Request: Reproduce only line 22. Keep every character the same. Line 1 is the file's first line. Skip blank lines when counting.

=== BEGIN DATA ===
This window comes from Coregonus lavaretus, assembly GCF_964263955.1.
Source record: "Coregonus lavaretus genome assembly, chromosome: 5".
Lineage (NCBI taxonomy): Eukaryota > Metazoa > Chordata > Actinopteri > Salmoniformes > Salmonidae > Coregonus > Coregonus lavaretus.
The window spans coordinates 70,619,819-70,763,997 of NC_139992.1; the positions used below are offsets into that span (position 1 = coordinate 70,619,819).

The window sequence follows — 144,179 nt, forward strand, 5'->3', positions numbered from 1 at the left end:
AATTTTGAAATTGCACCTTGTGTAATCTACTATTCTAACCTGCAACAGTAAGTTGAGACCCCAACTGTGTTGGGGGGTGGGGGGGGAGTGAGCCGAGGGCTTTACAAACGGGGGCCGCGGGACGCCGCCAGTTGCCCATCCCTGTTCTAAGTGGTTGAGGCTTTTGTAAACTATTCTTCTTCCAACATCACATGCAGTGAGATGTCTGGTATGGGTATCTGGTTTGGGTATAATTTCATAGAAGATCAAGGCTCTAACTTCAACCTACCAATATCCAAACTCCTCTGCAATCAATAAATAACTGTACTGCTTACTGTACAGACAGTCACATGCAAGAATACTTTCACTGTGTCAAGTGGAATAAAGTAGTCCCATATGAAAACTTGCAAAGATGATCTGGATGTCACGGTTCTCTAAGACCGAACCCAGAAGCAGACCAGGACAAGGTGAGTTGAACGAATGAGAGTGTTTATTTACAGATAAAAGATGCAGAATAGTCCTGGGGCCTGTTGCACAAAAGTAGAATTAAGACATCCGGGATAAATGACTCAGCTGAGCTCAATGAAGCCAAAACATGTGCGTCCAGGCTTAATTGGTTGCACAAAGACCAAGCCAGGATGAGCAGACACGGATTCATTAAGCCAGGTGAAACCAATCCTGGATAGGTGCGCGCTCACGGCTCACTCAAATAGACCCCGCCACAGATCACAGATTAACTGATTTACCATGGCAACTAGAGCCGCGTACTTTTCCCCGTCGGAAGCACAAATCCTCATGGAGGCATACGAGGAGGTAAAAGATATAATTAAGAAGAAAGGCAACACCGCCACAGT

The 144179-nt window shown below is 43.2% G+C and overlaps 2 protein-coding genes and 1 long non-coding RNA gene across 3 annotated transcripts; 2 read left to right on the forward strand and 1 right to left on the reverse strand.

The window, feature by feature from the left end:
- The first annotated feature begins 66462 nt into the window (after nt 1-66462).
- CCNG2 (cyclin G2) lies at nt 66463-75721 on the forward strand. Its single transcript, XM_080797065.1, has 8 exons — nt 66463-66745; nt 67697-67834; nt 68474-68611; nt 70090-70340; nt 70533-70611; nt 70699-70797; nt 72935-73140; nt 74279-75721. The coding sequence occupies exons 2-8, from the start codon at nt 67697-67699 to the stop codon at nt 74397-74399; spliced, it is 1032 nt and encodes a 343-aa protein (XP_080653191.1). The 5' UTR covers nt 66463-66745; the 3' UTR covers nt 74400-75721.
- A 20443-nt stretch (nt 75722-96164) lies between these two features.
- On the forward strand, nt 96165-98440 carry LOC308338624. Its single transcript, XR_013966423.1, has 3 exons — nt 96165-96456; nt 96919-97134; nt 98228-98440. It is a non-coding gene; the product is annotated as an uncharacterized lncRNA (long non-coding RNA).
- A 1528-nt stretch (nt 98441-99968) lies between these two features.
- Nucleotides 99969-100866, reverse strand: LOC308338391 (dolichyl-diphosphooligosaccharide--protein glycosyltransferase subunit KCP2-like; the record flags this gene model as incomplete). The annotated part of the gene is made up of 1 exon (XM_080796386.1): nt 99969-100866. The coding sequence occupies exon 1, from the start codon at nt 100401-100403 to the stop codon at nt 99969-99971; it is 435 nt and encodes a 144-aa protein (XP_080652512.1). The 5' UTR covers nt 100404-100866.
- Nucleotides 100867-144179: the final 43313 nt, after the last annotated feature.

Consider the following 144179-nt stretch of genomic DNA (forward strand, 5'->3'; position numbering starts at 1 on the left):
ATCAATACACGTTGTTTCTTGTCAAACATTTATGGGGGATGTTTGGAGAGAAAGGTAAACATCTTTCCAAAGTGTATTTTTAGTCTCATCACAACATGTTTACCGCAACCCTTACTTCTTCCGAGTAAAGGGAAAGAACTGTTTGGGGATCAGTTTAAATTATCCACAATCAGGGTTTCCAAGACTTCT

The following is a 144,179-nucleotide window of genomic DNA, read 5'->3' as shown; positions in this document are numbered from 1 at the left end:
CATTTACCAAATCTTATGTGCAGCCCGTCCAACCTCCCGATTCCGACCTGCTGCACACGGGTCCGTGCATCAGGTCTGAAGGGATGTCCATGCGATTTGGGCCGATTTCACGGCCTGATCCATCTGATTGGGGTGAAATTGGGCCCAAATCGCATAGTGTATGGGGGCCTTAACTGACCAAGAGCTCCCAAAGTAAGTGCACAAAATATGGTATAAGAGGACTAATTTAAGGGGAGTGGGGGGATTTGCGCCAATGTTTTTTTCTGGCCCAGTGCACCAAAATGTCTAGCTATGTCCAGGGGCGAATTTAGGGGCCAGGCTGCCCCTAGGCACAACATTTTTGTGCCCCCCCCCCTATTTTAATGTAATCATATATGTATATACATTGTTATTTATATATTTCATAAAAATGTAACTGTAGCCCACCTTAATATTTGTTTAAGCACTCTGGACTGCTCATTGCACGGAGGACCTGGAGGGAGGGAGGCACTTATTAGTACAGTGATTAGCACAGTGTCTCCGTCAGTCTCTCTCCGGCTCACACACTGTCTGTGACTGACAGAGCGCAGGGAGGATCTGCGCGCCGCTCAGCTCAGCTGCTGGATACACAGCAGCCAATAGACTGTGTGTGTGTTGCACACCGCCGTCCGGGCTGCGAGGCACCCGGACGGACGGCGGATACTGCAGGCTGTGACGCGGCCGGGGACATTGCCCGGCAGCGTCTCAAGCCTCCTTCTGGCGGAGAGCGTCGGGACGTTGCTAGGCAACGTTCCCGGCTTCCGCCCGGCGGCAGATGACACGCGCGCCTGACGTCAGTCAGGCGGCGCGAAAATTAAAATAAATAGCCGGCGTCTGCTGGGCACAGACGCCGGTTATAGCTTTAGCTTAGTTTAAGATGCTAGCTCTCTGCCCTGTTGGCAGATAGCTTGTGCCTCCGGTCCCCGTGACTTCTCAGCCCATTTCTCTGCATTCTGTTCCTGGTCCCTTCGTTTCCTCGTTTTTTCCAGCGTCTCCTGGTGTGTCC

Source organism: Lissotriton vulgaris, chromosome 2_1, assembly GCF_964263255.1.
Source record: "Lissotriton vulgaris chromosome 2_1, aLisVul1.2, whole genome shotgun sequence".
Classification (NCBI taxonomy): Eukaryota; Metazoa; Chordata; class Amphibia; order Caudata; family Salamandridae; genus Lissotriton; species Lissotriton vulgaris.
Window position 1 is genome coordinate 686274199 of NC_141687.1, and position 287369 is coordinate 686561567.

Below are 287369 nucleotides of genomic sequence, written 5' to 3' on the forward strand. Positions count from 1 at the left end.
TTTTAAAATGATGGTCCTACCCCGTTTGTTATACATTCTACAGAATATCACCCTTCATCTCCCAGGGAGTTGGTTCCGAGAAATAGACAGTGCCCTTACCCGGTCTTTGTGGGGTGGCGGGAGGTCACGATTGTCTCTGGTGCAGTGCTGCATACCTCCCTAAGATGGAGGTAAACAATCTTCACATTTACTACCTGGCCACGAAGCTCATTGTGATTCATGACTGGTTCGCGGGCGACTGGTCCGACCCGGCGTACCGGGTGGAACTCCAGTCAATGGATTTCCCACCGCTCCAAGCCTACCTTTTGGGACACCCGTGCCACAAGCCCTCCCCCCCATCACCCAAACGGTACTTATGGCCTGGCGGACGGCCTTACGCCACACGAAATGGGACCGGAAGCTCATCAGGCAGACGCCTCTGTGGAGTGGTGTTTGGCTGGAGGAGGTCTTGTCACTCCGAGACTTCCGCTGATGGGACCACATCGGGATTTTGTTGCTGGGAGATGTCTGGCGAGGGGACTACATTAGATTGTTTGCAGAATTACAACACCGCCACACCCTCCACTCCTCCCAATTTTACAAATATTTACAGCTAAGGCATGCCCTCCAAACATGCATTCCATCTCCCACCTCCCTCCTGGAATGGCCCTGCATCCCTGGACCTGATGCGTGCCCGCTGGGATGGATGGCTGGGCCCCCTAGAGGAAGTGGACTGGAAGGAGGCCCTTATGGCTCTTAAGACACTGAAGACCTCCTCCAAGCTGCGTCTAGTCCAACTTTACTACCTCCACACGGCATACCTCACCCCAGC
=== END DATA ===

Classification (NCBI taxonomy): Eukaryota; Metazoa; Chordata; class Amphibia; order Caudata; family Salamandridae; genus Lissotriton; species Lissotriton vulgaris.